With the coming of Atlantis to Woods Hole, investigations could be conducted in the deep sea far from shore on a year-round basis, year after year. It was possible to think of the Institution itself as a continuing expedition.

The problem then arose of achieving a balance between the work ashore and the work at sea, so that the results could be analyzed and reported within a relatively short time after they had been obtained. This could be accomplished in three ways: 1) by simplifying the work at sea, concentrating on a few types of measurements and samples; 2) by enlarging the scientific staff of the institution so that many scientists could share in the ship-board research and in working up the results; and 3) by development of methods for speeding up the analyses. Columbus was able to use the first two ways.

Throughout the 1930's, the work on Atlantis was concentrated on repeated measurement of temperature, salinity and a few other chemical properties of the subsurface waters, although some biological and geological studies were undertaken in the summertime.

Even with the cumbersome computing methods of the time, the data could be worked up, plotted and interpreted about as rapidly as they were collected.

With the dramatic growth in the size of the Institution during World War II, many groups of full-time investigators were organized, each concerned with a set of related problems that involved both sea-going and on-shore research. These and similar groups were capable of using the ship facilities on a full time basis after the war, provided sufficient financial support could be maintained. Fortunately, the Navy had been convinced that much more needed to be learned about the oceans, if its new and rapidly changing technologies were to be effectively utilized. The Office of Naval Research and the Navy Bureau of Ships were able to support much basic and applied oceanographic research. Columbus was an eloquent and persuasive salesman for this work. He was, himself, completely convinced both of the importance of the Navy and of its need for greater understanding of the oceans, and he had a gift for making simple analogies. For example, he compared the nature of submarine warfare to frontier conditions in early America, when the Indians who were intimately familiar with every aspect of their natural surroundings were often able to hold out against troops who had more fire-power but less knowledge.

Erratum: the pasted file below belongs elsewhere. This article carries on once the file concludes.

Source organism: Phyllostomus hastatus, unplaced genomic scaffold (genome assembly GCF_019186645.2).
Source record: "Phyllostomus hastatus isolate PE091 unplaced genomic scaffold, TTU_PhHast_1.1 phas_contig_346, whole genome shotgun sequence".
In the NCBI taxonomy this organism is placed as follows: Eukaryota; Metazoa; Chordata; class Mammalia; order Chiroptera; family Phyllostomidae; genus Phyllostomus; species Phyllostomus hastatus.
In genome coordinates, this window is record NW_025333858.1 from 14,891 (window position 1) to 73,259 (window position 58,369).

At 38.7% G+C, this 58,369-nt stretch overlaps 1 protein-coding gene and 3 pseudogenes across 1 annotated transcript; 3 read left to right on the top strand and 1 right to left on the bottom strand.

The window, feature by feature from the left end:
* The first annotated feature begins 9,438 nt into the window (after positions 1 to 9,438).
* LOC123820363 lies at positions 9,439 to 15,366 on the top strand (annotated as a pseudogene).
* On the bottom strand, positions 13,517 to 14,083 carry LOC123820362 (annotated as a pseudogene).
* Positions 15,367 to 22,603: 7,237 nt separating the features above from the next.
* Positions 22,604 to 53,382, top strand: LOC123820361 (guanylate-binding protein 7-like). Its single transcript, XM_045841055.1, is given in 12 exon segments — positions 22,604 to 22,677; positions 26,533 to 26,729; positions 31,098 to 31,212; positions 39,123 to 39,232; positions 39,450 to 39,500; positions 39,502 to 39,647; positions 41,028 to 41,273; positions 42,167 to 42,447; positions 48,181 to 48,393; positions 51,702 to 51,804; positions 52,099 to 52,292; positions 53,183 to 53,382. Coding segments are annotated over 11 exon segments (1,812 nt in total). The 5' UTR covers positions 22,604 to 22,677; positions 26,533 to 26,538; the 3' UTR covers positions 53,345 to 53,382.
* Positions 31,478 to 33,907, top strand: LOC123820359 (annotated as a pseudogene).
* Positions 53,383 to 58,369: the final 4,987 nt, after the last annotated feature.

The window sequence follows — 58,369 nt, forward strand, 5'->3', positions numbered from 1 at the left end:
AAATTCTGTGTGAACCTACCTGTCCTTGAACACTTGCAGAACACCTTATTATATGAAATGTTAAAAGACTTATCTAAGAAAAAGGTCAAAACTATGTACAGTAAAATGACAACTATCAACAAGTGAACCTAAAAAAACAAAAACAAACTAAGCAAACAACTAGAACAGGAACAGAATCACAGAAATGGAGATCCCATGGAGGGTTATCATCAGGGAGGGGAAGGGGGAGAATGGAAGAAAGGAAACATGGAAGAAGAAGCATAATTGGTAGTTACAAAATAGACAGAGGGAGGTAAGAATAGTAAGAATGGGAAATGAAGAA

At the same time he wrote and spoke whenever he could on the importance for all mankind of the living and non-living resources of the sea, the role of the oceans in determining weather and climate, and their uses for waste disposal and many kinds of human recreation. His enthusiasm, imagination, and special way of writing and talking about oceanography and oceanographers had a great impact, not only on government officials but on the scientific mandarins, nearly all of them physicists, who controlled the course of American science in the 1950's.

The third means of making analyses and publishing the results in "real time" depended on the development of computers and self-recording instruments. These have made it possible not only to speed up the analyses but also to collect much more detailed and meaningful data, particularly when the computers can be installed on ship board. But these devices were mostly developed after Columbus's time.